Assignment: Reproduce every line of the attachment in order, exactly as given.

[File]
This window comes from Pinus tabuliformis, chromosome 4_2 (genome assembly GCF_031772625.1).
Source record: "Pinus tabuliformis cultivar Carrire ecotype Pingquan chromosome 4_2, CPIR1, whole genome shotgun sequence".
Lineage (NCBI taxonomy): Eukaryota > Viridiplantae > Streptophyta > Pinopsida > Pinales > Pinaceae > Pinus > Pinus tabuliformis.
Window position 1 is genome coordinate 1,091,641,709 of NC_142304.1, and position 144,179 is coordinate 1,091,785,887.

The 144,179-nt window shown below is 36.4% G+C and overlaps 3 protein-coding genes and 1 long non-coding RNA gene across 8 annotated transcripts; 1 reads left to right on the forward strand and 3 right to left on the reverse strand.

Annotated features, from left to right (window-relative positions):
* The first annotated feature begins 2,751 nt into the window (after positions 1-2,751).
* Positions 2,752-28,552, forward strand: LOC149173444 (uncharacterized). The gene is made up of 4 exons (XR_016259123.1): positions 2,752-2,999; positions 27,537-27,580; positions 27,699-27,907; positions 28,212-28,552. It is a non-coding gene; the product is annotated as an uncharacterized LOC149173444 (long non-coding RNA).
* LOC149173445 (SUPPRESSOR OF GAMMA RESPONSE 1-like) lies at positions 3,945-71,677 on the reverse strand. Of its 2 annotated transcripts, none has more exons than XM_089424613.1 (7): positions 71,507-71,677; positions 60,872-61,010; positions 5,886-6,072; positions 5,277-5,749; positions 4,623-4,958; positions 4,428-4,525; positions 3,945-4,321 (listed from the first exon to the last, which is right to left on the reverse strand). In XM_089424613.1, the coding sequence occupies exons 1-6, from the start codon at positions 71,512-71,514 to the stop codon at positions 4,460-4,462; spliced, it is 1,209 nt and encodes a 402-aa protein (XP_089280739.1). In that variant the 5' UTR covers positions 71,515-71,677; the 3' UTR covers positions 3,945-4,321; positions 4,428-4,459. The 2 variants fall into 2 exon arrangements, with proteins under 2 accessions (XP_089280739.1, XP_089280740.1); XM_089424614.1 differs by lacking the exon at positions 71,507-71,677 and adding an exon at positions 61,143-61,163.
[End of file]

This window comes from Pinus tabuliformis, chromosome 4_2 (genome assembly GCF_031772625.1).
Source record: "Pinus tabuliformis cultivar Carrire ecotype Pingquan chromosome 4_2, CPIR1, whole genome shotgun sequence".
Lineage (NCBI taxonomy): Eukaryota > Viridiplantae > Streptophyta > Pinopsida > Pinales > Pinaceae > Pinus > Pinus tabuliformis.
Window position 1 is genome coordinate 1,091,641,709 of NC_142304.1, and position 144,179 is coordinate 1,091,785,887.

The 144,179-nt window shown below is 36.4% G+C and overlaps 3 protein-coding genes and 1 long non-coding RNA gene across 8 annotated transcripts; 1 reads left to right on the forward strand and 3 right to left on the reverse strand.

Annotated features, from left to right (window-relative positions):
* The first annotated feature begins 2,751 nt into the window (after positions 1-2,751).
* Positions 2,752-28,552, forward strand: LOC149173444 (uncharacterized). The gene is made up of 4 exons (XR_016259123.1): positions 2,752-2,999; positions 27,537-27,580; positions 27,699-27,907; positions 28,212-28,552. It is a non-coding gene; the product is annotated as an uncharacterized LOC149173444 (long non-coding RNA).
* LOC149173445 (SUPPRESSOR OF GAMMA RESPONSE 1-like) lies at positions 3,945-71,677 on the reverse strand. Of its 2 annotated transcripts, none has more exons than XM_089424613.1 (7): positions 71,507-71,677; positions 60,872-61,010; positions 5,886-6,072; positions 5,277-5,749; positions 4,623-4,958; positions 4,428-4,525; positions 3,945-4,321 (listed from the first exon to the last, which is right to left on the reverse strand). In XM_089424613.1, the coding sequence occupies exons 1-6, from the start codon at positions 71,512-71,514 to the stop codon at positions 4,460-4,462; spliced, it is 1,209 nt and encodes a 402-aa protein (XP_089280739.1). In that variant the 5' UTR covers positions 71,515-71,677; the 3' UTR covers positions 3,945-4,321; positions 4,428-4,459. The 2 variants fall into 2 exon arrangements, with proteins under 2 accessions (XP_089280739.1, XP_089280740.1); XM_089424614.1 differs by lacking the exon at positions 71,507-71,677 and adding an exon at positions 61,143-61,163.